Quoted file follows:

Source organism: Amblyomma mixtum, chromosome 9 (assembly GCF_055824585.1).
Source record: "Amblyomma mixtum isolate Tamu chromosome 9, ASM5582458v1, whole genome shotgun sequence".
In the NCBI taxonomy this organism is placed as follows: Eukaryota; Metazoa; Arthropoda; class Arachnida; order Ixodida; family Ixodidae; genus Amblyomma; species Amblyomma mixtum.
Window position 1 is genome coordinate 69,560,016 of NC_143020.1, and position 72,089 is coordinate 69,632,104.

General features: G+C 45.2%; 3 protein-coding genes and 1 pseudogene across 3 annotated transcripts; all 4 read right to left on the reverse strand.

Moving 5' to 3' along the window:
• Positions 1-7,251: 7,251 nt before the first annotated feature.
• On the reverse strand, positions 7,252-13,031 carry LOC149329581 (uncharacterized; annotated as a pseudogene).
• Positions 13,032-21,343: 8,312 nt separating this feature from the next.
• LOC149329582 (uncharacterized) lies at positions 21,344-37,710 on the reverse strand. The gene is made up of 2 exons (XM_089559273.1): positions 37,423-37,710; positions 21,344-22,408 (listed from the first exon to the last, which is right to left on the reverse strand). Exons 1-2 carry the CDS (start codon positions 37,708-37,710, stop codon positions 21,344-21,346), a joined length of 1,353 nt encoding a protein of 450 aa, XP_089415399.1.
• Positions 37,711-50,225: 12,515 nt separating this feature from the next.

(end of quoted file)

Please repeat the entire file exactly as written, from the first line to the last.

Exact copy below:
Source organism: Amblyomma mixtum, chromosome 9 (assembly GCF_055824585.1).
Source record: "Amblyomma mixtum isolate Tamu chromosome 9, ASM5582458v1, whole genome shotgun sequence".
In the NCBI taxonomy this organism is placed as follows: Eukaryota; Metazoa; Arthropoda; class Arachnida; order Ixodida; family Ixodidae; genus Amblyomma; species Amblyomma mixtum.
Window position 1 is genome coordinate 69,560,016 of NC_143020.1, and position 72,089 is coordinate 69,632,104.

General features: G+C 45.2%; 3 protein-coding genes and 1 pseudogene across 3 annotated transcripts; all 4 read right to left on the reverse strand.

Moving 5' to 3' along the window:
• Positions 1-7,251: 7,251 nt before the first annotated feature.
• On the reverse strand, positions 7,252-13,031 carry LOC149329581 (uncharacterized; annotated as a pseudogene).
• Positions 13,032-21,343: 8,312 nt separating this feature from the next.
• LOC149329582 (uncharacterized) lies at positions 21,344-37,710 on the reverse strand. The gene is made up of 2 exons (XM_089559273.1): positions 37,423-37,710; positions 21,344-22,408 (listed from the first exon to the last, which is right to left on the reverse strand). Exons 1-2 carry the CDS (start codon positions 37,708-37,710, stop codon positions 21,344-21,346), a joined length of 1,353 nt encoding a protein of 450 aa, XP_089415399.1.
• Positions 37,711-50,225: 12,515 nt separating this feature from the next.